One who strikes another must give him a sela. Rabbi Yehuda says in the name of Rabbi Yosei HaGelili that he must give him one hundred dinars. If he slapped another on the cheek, he must give him two hundred dinars. If he slapped him on the cheek with the back of his hand, which is more degrading than a slap with the palm, he must give him four hundred dinars. If he pulled his ear, or pulled out his hair, or spat at him and his spittle reached him, or if he removed the other’s cloak from him, or if he uncovered the head of a woman in the marketplace, in all of these cases, he must give the injured party four hundred dinars. This is the principle of assessing payment for humiliation caused to another: It is all evaluated in accordance with the honor of the one who was humiliated, as the Gemara will explain. Rabbi Akiva said: Even with regard to the poor among the Jewish people, they are viewed as though they were freemen who lost their property and were impoverished. And their humiliation is calculated according to this status, as they are the children of Abraham, Isaac, and Jacob, and are all of prominent lineage. The mishna relates: And an incident occurred involving one who uncovered the head of a woman in the marketplace, and the woman came before Rabbi Akiva to request that he render the assailant liable to pay for the humiliation that she suffered, and Rabbi Akiva rendered the assailant liable to give her four hundred dinars. The man said to Rabbi Akiva: My teacher, give me time to pay the penalty, and Rabbi Akiva gave him time. The man then waited for her until she was standing by the opening of her courtyard, and he broke a jug in front of her, and there was the value of about an issar of oil inside the jug. The woman then exposed her own head and she was wetting [metapaḥat] her hand in the oil, and placing her hand on her head to make use of the oil. The man set up witnesses to observe her actions, and he came before Rabbi Akiva, and he said to him: Will I give four hundred dinars to this woman for having uncovered her head? By uncovering her head for a minimal benefit, she has demonstrated that this does not cause her humiliation. Rabbi Akiva said to him: You did not say anything, i.e., this claim will not exempt you. One who injures himself, although it is not permitted for him to do so, is nevertheless exempt from any sort of penalty, but others who injured him are liable to pay him. In this case as well, the man was liable to compensate the woman for shaming her, despite the fact that she did the same to herself. Similarly, one who cuts down his own saplings, although it is not permitted for him to do so, as this violates the prohibition of: “You shall not destroy” (see Deuteronomy 20:19), is exempt from any penalty, but others who cut down his saplings are liable to pay him.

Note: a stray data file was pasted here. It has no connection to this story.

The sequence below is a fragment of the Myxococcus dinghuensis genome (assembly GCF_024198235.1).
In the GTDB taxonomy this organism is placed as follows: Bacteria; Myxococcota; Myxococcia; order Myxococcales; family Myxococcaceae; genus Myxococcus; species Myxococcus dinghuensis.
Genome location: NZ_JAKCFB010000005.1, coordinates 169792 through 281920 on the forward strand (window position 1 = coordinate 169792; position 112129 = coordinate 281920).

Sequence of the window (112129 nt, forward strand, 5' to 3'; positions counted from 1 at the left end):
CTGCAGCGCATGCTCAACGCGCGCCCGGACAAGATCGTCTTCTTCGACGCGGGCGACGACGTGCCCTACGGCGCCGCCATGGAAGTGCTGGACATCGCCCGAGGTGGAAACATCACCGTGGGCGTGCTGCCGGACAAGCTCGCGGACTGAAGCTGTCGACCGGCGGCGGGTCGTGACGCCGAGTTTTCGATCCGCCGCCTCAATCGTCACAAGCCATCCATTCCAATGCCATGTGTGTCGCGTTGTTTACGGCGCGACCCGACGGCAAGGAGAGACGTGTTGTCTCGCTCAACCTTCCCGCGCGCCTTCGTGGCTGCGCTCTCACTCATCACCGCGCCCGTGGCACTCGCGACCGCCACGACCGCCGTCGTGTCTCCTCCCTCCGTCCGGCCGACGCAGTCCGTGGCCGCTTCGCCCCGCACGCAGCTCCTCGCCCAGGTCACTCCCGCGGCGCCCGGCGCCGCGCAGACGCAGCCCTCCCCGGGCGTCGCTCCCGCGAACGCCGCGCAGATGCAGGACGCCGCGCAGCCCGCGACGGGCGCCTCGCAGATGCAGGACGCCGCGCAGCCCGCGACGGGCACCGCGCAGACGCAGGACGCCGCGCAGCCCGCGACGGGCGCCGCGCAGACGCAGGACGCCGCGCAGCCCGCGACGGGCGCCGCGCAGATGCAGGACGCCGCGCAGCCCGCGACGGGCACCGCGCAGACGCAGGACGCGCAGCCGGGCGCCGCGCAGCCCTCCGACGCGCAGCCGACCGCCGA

Despite the fact that the assailant who caused damage gives to the victim all of the required payments for the injury, his transgression is not forgiven for him in the heavenly court until he requests forgiveness from the victim, as it is stated that God told Abimelech after he had taken Sarah from Abraham: “Now therefore restore the wife of the man; for he is a prophet, and he shall pray for you, and you shall live” (Genesis 20:7). And from where is it derived that if the victim does not forgive him that he is cruel? As it is stated: “And Abraham prayed to God; and God healed Abimelech, and his wife, and his maidservants; and they bore children” (Genesis 20:17). The mishna continues: With regard to one who says to another: Blind my eye, or: cut off my hand, or: break my leg, and he does so, the one who performed these actions is liable to pay for the damage, despite having been instructed to do so. Even if he explicitly instructed him: Do so on the condition that you will be exempt from payment, he is nevertheless liable. With regard to one who says to another: Tear my garment, or: break my jug, and he does so, he is liable to pay for the damage. But if he instructed him explicitly: Do so on the condition that you will be exempt from payment, he is exempt from payment. If one says to another: Do so, i.e., cause damage, to so-and-so on the condition that you will be exempt from payment, and he did so, he is liable, whether the instructions were with regard to the victim himself, or whether the instructions were with regard to his property.